A Short Introduction to Atheism

Posted by Worldview Warriors On Wednesday, November 23, 2016 0 comments

by David Odegard

Julian Baggini wrote Atheism: A Very Short Introduction in the hope of compelling others to accept the ideas that atheists hold dear. He describes the universe as a completely closed system. That means that only matter exists. Only the perceived universe is real. There is no spiritual realm; there can be no God. This assertion is unscientific because it cannot be proven.

Even though the statement cannot be proven, Julian Baggini pretends to prove it anyway. He confidently barks that all strong evidence supports atheism and only weak evidence tells against it. How does he know, you may ask? He admits that this claim may be hard to prove, but congratulates himself on proving it, at least to himself anyway.

He first asserts that human beings are only biological and do not have immortal souls. He gives the following evidence. He says that experience and brain activity are correlated (related to one another). That experience is dependent on brain activity, as he says, “When their brains cease functioning they certainly stop displaying all the signs of conscious life.” He then goes on to define the human person as one who has the capacity for consciousness and rational thought. If that function is dependent on the brain, then it cannot continue after the brain ceases to function.

He is basically saying that the dead cannot experience anything without their brain functioning because there is no other dimension to humanity. He says that we are only brain because we are only brain. We know that because we can only measure brain activity. The spirit cannot exist because we cannot see it. He claims that this mountain of evidence is insurmountable. When you ask the dead if there is anything beyond the grave, they say nothing; therefore, it must be nothing.

He cannot allow that anything other than this material universe exists. If you claim that there is more than just this material universe, he will say no there isn’t, because there isn’t. Let me put it this way. Baggini believes the universe to be a closed system, which means nothing can enter from another dimension, especially a spiritual one. We will say that is like a refrigerator and we are trying to disprove the existence of butter because we cannot see it.

Baggini says that if one opens the fridge, scans intently, and cannot see any butter, that is enough reason to say that butter cannot exist anywhere. He argues that we looked through the entire fridge and didn’t see butter. If the fridge represents the universe, I don’t know how Baggini can imagine that he can look through the entire universe, since we can’t even leave our own solar system yet. Such is the arrogance of atheism.

Baggini makes the case for a large cross-section of experience being the basis by which good evidence is proven. He illustrates this by saying if a man says his dog spontaneously combusts, his evidence is not good because the overall human experience is that dogs do not spontaneously combust. So why doesn’t he apply that same rubric to his own assertion that there is no butter in the fridge?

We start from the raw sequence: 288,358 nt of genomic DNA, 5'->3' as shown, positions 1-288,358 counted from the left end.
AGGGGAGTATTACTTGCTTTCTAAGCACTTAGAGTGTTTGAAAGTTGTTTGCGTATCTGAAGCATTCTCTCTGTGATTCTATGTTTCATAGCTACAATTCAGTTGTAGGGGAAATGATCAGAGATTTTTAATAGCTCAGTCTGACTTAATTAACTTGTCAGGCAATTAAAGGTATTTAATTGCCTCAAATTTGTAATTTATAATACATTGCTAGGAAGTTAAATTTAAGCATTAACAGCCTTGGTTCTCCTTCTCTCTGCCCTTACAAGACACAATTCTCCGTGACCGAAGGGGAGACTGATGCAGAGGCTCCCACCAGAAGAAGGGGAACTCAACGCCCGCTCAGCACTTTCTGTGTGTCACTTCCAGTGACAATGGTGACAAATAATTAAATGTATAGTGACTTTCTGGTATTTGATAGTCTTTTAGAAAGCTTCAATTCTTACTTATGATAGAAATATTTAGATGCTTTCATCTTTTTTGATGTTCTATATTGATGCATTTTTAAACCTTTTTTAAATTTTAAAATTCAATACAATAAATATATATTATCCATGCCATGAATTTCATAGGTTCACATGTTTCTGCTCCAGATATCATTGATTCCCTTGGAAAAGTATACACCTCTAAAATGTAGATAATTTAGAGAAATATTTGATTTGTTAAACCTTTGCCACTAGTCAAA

If most of the people who open the fridge insist that they are overwhelmed by the smell of butter, even though they cannot see it or point to direct evidence, wouldn’t that be a clue that maybe there is more to the story than just seeing a stick of butter? Just because I can’t say, “Hey there is a stick of unsalted-Meadow-Gold-best-if-used-by-this-date butter,” I can point out the overwhelming sense of most people that it is in there. Wouldn’t the same basis for not believing in a dog blowing up on its own be for believing in the presence of the unseen butter?

What Baggini needs is a sense of smell. He is being arrogant by believing that God cannot exist, because He cannot sense God in his own less-than-exhaustive scanning of the universe. He thinks that if he lacks the capacity to perceive God, it must mean that no one can perceive God. In our butter analogy, he is being obtuse by insisting that the nine others who sense the unmistakable smell of butter are wrong because he himself smells nothing.

The vast majority tell Baggini that they smell butter. Some attempt to prove that the butter exists because of the chemical evidence for butter is found in the cake, the fried eggs, the pie, and the soufflĂ©, but because Baggini lacks the capacity to perceive butter, he disbelieves in it all. He says that anyone who believes in butter is stupid when they say that butter exists. There is no escaping a circular argument like that. Baggini reinterprets the chemical evidence to mean something else, because obviously to him it can’t be butter since butter doesn’t exist. It must be something that randomly occurred in the fridge.

Baggini then denies that the sense of smell exists, causing people who know what smelling is to walk away exasperated calling Baggini a fool saying, “How can I prove it to you if you refuse to see?” And for Baggini, it really is a refusal to interpret evidence in any way other than in a way he has already chosen to believe it.

The Gospel of John gives plenty of eye-witness evidence to the one who will believe, but for those who stubbornly disbelieve, there is no remedy. John does not point to the material world as a closed system; John was a theist and his God was Jesus Christ. In fact, from John 1 to the close of Revelation, John is showing God to be real, constantly opening the fridge door if you will. God reveals himself to us by way of a preponderance of evidence to be reasonable and faith-worthy.

Baggini’s random occurrence is a particularly sour and pungent fart, but happily for him he is the only one in the car who can’t smell it!

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